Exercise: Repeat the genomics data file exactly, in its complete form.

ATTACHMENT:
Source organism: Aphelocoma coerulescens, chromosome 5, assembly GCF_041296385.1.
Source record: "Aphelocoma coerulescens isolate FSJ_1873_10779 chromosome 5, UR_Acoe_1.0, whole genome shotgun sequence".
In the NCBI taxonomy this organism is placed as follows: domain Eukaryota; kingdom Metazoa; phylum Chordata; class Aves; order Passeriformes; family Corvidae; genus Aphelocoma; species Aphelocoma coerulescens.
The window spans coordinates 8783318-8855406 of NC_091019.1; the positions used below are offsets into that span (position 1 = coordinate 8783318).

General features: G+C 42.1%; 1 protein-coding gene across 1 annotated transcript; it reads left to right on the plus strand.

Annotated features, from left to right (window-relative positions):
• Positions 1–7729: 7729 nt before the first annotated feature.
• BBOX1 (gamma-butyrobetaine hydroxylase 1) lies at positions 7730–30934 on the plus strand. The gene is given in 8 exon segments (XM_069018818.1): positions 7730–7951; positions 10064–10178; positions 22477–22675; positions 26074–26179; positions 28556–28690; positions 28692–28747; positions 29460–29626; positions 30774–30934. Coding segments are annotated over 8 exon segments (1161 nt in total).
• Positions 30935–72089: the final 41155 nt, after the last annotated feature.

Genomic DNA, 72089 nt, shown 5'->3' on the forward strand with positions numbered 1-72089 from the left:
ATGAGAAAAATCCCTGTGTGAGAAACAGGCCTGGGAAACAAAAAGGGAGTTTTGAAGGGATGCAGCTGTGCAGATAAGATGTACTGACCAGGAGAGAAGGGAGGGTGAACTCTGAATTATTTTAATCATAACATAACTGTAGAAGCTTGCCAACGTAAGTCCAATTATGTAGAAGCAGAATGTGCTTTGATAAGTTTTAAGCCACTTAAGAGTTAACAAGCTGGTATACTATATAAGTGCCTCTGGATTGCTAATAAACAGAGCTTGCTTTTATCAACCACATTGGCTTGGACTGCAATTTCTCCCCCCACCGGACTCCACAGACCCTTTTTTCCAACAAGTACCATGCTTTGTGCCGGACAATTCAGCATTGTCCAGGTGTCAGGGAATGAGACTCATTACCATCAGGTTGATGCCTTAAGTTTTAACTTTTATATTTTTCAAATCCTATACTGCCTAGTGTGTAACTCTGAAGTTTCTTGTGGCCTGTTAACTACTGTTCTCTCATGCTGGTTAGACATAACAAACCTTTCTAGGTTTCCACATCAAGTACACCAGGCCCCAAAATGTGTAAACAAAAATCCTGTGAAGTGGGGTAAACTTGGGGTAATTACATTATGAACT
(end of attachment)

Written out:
Source organism: Aphelocoma coerulescens, chromosome 5, assembly GCF_041296385.1.
Source record: "Aphelocoma coerulescens isolate FSJ_1873_10779 chromosome 5, UR_Acoe_1.0, whole genome shotgun sequence".
In the NCBI taxonomy this organism is placed as follows: domain Eukaryota; kingdom Metazoa; phylum Chordata; class Aves; order Passeriformes; family Corvidae; genus Aphelocoma; species Aphelocoma coerulescens.
The window spans coordinates 8783318-8855406 of NC_091019.1; the positions used below are offsets into that span (position 1 = coordinate 8783318).

General features: G+C 42.1%; 1 protein-coding gene across 1 annotated transcript; it reads left to right on the plus strand.

Annotated features, from left to right (window-relative positions):
• Positions 1–7729: 7729 nt before the first annotated feature.
• BBOX1 (gamma-butyrobetaine hydroxylase 1) lies at positions 7730–30934 on the plus strand. The gene is given in 8 exon segments (XM_069018818.1): positions 7730–7951; positions 10064–10178; positions 22477–22675; positions 26074–26179; positions 28556–28690; positions 28692–28747; positions 29460–29626; positions 30774–30934. Coding segments are annotated over 8 exon segments (1161 nt in total).
• Positions 30935–72089: the final 41155 nt, after the last annotated feature.

Genomic DNA, 72089 nt, shown 5'->3' on the forward strand with positions numbered 1-72089 from the left:
ATGAGAAAAATCCCTGTGTGAGAAACAGGCCTGGGAAACAAAAAGGGAGTTTTGAAGGGATGCAGCTGTGCAGATAAGATGTACTGACCAGGAGAGAAGGGAGGGTGAACTCTGAATTATTTTAATCATAACATAACTGTAGAAGCTTGCCAACGTAAGTCCAATTATGTAGAAGCAGAATGTGCTTTGATAAGTTTTAAGCCACTTAAGAGTTAACAAGCTGGTATACTATATAAGTGCCTCTGGATTGCTAATAAACAGAGCTTGCTTTTATCAACCACATTGGCTTGGACTGCAATTTCTCCCCCCACCGGACTCCACAGACCCTTTTTTCCAACAAGTACCATGCTTTGTGCCGGACAATTCAGCATTGTCCAGGTGTCAGGGAATGAGACTCATTACCATCAGGTTGATGCCTTAAGTTTTAACTTTTATATTTTTCAAATCCTATACTGCCTAGTGTGTAACTCTGAAGTTTCTTGTGGCCTGTTAACTACTGTTCTCTCATGCTGGTTAGACATAACAAACCTTTCTAGGTTTCCACATCAAGTACACCAGGCCCCAAAATGTGTAAACAAAAATCCTGTGAAGTGGGGTAAACTTGGGGTAATTACATTATGAACT